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Symptoms of Dog Poisoning – Part I

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There are many ways poisons can enter your dogs system and cause harm. The most common way is through the ingestion of a poisonous substance. Toxins can also get in to your dog’s body through their skin or through inhalation. Bites of insects can also poison dogs. The severeness of symptoms of dog poisoning depends on the type of poison in question and the amount that has gotten into your dog’s body. You will notice some of the symptoms below if a toxic enters your dog’s body.

Loss of Appetite

If your dog isn’t interested in eating, even his/her favorite snack, it’s a sign that there’s something wrong. You might need to be concerned if your dog skips multiple meals. Seek veterinary attention if that’s the case.

Vomiting

Get veterinary help if you observe these symptoms.

If your dog vomits multiple times, make sure that you take a sample of vomit and visit your vet. There may or may not be blood in the vomit. Above all avoid inducing vomiting without consulting a vet. Because inducing vomiting can sometimes harm your dog depending on the toxin.

Drooling

Dog poisoning causes excessive drooling. It can be followed by foaming.

Diarrhea

Your dog’s body trying to flush out the toxins results in diarrhea. You may observe the stool to be Black, Green or Yellow and there may be blood in some cases.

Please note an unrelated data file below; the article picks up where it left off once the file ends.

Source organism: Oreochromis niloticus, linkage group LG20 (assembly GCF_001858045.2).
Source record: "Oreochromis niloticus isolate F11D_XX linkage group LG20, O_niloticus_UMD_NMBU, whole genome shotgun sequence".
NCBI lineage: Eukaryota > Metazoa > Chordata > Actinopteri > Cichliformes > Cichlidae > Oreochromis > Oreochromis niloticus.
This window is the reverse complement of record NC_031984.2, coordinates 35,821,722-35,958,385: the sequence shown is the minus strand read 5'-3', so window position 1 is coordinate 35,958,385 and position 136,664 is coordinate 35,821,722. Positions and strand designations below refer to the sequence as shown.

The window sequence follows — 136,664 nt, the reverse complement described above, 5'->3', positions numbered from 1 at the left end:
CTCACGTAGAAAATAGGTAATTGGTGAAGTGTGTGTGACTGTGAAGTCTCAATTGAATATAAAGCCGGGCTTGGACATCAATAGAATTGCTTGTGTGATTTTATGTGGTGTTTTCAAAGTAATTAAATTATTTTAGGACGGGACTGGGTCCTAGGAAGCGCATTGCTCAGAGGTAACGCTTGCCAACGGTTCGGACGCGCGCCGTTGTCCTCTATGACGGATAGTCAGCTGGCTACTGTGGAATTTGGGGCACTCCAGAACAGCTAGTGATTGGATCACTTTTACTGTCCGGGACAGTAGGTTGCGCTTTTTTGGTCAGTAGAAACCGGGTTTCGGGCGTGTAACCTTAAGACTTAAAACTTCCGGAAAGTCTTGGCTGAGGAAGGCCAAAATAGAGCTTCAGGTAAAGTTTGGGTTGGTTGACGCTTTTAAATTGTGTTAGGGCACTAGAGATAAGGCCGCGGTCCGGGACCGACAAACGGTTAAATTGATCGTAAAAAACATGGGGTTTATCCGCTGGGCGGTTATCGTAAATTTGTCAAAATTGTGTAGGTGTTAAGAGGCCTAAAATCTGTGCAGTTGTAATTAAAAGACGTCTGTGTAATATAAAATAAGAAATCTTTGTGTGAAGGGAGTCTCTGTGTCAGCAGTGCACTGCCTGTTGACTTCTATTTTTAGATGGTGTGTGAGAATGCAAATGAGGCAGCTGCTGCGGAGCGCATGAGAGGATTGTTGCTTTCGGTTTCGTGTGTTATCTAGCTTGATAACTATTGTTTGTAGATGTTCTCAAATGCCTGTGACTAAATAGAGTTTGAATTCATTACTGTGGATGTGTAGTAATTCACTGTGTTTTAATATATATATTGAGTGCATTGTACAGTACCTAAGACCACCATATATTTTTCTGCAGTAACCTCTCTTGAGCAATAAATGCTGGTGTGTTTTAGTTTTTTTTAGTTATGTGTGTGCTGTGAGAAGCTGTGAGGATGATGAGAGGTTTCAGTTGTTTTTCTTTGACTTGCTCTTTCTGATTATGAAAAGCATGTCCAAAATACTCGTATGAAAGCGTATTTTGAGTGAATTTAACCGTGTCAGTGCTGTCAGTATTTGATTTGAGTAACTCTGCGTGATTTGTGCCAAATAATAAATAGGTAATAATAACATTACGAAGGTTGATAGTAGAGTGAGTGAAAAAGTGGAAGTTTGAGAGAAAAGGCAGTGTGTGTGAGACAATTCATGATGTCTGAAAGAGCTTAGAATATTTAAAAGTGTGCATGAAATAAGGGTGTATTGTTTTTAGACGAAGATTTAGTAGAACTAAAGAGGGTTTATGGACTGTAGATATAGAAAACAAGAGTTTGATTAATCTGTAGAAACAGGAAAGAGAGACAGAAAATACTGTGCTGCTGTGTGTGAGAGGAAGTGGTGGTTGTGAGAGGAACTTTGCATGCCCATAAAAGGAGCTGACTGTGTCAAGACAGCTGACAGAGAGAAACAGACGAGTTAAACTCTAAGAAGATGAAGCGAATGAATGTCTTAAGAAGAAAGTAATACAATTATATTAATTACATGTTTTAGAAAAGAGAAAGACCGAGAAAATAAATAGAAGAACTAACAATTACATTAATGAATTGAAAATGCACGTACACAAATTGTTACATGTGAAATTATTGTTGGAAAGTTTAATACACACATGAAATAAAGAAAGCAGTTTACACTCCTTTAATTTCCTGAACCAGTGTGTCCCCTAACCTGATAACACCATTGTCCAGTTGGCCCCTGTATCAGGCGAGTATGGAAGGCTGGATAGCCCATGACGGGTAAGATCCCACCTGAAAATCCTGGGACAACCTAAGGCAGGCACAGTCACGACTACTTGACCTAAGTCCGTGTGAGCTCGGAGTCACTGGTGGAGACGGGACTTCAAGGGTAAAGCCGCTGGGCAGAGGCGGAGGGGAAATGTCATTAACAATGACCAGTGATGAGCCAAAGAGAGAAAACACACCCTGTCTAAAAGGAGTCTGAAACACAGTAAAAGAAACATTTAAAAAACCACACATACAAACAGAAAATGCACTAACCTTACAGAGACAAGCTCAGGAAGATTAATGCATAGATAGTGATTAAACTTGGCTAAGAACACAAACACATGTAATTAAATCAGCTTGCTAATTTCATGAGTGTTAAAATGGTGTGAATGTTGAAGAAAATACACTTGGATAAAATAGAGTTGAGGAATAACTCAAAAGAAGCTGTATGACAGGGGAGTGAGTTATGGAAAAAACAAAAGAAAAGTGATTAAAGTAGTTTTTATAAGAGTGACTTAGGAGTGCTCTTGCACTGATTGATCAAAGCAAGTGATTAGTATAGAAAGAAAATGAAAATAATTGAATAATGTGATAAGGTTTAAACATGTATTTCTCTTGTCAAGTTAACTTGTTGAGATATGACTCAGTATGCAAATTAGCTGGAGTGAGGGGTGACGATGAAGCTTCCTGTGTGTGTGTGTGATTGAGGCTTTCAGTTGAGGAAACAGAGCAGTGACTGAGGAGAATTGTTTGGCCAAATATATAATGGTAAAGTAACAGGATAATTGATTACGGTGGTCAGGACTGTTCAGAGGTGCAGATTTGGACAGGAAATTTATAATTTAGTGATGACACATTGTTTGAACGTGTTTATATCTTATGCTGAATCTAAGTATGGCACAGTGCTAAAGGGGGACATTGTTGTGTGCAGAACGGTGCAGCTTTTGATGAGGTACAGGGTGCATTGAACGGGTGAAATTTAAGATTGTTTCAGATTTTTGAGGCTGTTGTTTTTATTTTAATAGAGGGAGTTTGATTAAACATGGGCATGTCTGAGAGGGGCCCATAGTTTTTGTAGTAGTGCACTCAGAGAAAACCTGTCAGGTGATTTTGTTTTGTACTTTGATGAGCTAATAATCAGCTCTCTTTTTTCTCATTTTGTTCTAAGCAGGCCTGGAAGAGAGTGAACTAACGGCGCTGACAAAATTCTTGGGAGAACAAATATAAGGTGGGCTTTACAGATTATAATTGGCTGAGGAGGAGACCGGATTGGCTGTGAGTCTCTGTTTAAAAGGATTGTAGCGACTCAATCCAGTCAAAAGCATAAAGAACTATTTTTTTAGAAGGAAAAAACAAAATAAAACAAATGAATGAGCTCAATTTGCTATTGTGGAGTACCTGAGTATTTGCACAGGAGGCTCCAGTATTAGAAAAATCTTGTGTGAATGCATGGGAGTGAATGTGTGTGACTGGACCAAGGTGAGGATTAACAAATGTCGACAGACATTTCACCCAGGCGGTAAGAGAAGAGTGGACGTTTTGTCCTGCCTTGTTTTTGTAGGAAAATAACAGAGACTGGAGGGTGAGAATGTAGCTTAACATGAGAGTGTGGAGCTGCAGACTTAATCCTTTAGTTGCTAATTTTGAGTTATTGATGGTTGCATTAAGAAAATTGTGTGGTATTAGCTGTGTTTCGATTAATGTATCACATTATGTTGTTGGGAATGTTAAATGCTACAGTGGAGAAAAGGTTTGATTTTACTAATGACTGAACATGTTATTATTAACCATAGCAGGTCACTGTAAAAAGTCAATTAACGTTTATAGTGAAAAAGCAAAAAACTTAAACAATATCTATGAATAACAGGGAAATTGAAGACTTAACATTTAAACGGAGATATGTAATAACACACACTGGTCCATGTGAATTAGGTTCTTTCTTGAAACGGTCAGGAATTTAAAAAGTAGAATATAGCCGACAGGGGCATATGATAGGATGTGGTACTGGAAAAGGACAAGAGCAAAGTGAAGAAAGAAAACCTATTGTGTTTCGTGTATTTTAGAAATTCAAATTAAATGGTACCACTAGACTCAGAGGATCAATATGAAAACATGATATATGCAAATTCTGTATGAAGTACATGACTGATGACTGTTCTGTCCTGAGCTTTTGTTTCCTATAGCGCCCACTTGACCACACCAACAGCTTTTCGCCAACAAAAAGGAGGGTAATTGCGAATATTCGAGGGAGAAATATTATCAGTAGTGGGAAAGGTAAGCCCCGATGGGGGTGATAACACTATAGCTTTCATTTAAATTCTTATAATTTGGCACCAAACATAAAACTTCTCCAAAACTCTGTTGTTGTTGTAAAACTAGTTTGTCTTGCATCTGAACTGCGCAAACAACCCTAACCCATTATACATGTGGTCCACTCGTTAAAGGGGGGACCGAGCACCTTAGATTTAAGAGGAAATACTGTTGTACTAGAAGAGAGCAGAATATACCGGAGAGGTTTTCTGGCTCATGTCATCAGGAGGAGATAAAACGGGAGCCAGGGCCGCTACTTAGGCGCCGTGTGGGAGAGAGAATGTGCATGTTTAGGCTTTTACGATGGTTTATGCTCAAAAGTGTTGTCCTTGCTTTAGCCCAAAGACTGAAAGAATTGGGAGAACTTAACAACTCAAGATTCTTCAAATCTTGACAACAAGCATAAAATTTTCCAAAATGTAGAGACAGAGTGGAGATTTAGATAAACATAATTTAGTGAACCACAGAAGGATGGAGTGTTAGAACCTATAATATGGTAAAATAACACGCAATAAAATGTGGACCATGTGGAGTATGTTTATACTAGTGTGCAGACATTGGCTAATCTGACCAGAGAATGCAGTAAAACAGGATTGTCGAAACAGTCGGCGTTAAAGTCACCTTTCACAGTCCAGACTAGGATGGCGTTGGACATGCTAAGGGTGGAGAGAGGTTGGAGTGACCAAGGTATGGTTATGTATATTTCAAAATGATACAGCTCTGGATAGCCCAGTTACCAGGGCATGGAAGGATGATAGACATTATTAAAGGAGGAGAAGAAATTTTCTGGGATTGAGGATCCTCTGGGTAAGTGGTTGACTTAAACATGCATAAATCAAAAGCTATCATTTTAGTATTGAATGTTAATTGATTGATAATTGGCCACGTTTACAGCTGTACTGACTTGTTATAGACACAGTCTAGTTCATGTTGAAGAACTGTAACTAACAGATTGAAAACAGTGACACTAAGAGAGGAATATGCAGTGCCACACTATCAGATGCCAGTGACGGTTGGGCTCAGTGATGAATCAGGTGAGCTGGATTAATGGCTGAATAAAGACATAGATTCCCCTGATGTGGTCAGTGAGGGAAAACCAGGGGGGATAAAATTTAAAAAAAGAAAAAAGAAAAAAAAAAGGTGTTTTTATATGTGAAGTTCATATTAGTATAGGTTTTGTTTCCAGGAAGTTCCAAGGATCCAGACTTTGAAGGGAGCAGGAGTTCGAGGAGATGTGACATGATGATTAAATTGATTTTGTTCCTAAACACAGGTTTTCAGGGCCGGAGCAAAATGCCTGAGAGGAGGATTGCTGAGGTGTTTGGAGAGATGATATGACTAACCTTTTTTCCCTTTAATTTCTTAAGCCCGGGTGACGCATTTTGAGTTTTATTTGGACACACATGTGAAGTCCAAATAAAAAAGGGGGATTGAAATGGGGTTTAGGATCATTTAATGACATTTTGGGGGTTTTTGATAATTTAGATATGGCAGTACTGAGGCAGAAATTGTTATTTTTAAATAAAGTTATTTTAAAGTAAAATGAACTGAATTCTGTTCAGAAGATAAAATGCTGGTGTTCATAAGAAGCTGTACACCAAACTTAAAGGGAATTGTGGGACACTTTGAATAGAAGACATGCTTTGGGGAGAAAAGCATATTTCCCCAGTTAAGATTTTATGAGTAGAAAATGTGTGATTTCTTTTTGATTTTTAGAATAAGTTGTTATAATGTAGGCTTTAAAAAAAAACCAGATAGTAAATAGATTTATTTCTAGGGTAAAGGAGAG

Irritation of the Skin

You may see irritation of the skin when a toxic substance enters your dog’s body through the skin. Redness in the skin, rashes with swelling, itching and blisters filled with fluids are common symptoms that a poison has entered your dog’s body through his/her skin.

Loss of Coordination

Dogs lose coordination when a toxin starts affecting the brain. You will see that your dog is having trouble walking and avoiding obstacles. Substances such as Xylitol causes loss of coordination as soon as 10 minutes after it has entered a dog’s body.

Sensitivity to Light

Some poisons make dogs photosensitive. You will notice your dog searching for dark areas in such a situation. Furthermore, dogs might become sensitive to sound and touch too.

Summary

Find more symptoms of dog poisoning in Part II of this article. Here’s a list of common substances that are poisonous to dogs.

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